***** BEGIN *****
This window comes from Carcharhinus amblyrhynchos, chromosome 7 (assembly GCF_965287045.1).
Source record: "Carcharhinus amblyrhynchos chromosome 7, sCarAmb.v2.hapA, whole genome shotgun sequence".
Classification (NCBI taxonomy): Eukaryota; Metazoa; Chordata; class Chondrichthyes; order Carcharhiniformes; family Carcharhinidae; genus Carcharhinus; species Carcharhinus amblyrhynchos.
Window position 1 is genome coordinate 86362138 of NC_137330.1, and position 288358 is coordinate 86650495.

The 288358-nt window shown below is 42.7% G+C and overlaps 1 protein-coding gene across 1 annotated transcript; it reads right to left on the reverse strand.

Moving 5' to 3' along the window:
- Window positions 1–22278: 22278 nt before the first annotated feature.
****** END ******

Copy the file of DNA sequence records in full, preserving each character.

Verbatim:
This window comes from Carcharhinus amblyrhynchos, chromosome 7 (assembly GCF_965287045.1).
Source record: "Carcharhinus amblyrhynchos chromosome 7, sCarAmb.v2.hapA, whole genome shotgun sequence".
Classification (NCBI taxonomy): Eukaryota; Metazoa; Chordata; class Chondrichthyes; order Carcharhiniformes; family Carcharhinidae; genus Carcharhinus; species Carcharhinus amblyrhynchos.
Window position 1 is genome coordinate 86362138 of NC_137330.1, and position 288358 is coordinate 86650495.

The 288358-nt window shown below is 42.7% G+C and overlaps 1 protein-coding gene across 1 annotated transcript; it reads right to left on the reverse strand.

Moving 5' to 3' along the window:
- Window positions 1–22278: 22278 nt before the first annotated feature.